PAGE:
"They were trying to destroy a community," he said of Bryant and those who supported a controversial $1.2 billion redevelopment plan.
"They just wanted our land," added Mary Cortes, 56, a former City Council candidate who has been in the neighborhood since 1988 and who remains leery of any redevelopment plan proposed by "outsiders."
Bryant, 64, a Democrat whose district included Camden, faces charges that he accepted $192,000 in legal fees from an attorney for Cherokee Investment Partners, which proposed the Cramer Hill plan in 2004.
In exchange, the indictment alleges, Bryant used his influence in the Legislature to look out for the interests of the developer - which had two other billion-dollar projects in the works in New Jersey - rather than those he was elected to serve.
Authorities say neither Bryant nor his law firm did any legal work for Cherokee, which had hoped to turn part of Cramer Hill into a riverfront community of high-priced houses, fancy marinas, and a plush golf course.
Along the way, according to the plan, nearly 1,200 families would have lost their homes via eminent domain.
"It was a backroom, dirty deal," said Mike Hagan, 58, another lifelong resident and member of the Cramer Hill Residents Association.
Faced with strong community opposition and snagged on legal technicalities, the project eventually fell apart.
Bryant and a North Jersey lawyer working for the North Carolina developer were indicted in 2010. The charges confirmed what those on the street had suspected: The proposal was not designed to help the community, but to exploit it.
Hagan, Cortes, and Santiago say the community is more hopeful today than it was six years ago. But they worry that redevelopment, particularly along the Delaware River, is still a political football.
"The greed that he choked on?" Hagan said of Bryant. "There was plenty of that to go around."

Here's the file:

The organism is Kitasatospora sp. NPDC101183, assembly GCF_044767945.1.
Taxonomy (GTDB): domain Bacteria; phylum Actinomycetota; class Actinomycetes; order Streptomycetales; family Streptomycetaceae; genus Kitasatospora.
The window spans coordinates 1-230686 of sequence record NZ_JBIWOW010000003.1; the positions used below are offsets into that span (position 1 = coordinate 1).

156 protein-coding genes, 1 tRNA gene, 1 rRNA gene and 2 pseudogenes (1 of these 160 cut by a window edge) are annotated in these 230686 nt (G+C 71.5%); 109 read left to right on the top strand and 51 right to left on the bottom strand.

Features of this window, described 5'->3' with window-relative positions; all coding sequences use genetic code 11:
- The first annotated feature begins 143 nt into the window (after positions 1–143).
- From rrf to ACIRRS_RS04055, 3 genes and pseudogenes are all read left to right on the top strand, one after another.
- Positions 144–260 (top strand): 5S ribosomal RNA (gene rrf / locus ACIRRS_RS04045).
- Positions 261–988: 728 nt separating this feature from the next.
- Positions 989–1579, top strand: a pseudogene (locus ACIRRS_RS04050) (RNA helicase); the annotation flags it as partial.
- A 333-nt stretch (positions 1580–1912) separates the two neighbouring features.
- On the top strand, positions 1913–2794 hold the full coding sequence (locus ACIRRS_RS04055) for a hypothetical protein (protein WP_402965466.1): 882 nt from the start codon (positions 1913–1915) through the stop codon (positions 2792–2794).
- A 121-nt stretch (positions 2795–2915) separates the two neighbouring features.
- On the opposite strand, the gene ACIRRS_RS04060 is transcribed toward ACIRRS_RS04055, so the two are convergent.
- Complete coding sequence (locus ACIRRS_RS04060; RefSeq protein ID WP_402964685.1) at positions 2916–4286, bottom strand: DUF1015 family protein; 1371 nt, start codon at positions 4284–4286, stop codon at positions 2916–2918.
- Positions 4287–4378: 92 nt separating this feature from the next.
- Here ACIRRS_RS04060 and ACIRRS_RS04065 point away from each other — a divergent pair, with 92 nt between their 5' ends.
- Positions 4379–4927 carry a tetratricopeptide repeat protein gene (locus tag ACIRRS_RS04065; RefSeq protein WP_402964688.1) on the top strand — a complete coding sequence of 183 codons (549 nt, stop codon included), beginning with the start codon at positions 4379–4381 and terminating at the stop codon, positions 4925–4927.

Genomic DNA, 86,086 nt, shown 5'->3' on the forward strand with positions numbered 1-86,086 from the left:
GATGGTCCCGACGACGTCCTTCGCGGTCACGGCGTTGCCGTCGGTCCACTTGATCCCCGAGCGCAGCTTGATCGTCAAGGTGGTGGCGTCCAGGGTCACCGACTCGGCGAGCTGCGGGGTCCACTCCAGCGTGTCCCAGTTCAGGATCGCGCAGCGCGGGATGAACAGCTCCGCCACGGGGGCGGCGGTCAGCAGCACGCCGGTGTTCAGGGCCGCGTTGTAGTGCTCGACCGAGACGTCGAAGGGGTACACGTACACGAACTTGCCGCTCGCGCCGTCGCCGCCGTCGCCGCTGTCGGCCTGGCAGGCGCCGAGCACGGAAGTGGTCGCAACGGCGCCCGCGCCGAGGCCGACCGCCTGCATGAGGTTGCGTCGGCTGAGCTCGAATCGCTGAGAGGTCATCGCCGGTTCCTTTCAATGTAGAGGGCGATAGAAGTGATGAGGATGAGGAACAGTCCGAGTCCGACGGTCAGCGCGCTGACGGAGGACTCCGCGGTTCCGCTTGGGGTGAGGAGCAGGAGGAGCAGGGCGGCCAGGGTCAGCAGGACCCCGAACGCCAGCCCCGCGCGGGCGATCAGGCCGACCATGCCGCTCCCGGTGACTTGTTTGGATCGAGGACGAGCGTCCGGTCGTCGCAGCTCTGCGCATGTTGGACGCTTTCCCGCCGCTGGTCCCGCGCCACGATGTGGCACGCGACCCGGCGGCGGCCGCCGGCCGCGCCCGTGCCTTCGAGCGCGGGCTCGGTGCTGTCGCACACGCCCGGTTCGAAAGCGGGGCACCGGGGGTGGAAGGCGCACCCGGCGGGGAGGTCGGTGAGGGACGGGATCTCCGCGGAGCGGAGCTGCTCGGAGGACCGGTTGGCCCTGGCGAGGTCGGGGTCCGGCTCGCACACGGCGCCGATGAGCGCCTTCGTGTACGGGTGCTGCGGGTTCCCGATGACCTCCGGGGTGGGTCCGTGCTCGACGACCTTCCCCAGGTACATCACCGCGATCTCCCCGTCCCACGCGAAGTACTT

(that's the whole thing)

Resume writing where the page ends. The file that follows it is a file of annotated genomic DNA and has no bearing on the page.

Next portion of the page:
He and the others say Bryant's alleged actions were part of a larger betrayal by city, county, and state officials who backed Cherokee. As a result, the community remains cautious and distrustful.
"People are looking for who is hiding behind the curtain," said Manny Delgado, director of the Cramer Hill Community Development Corp. The nonprofit has endorsed Cramer Hill Now, a proposal approved by city planners two years ago to rebuild, not re-create, the neighborhood.
Recognizing the community's concerns, Delgado said his organization was moving slowly.
In 2011, it built 14 infill houses - constructed on vacant lots in existing neighborhoods. Twenty will be built this year, and 20 properties are to be rehabbed.
A million-dollar reclamation and expansion project is planned for oft-flooded Von Neida Park in the center of the community.
Unlike the Cherokee proposal, there is no plan to use eminent domain to level blocks of houses. The landfill site that was to be Cherokee's golf course is earmarked for ball fields, parkland, and a possible boardwalk to provide public access to the waterfront.
The Salvation Army, with a multimillion-dollar grant from the charitable Ray and Joan Kroc Corps Community Center, named for the founders of McDonald's, already is clearing 24 acres of the landfill for a recreation and community center and park.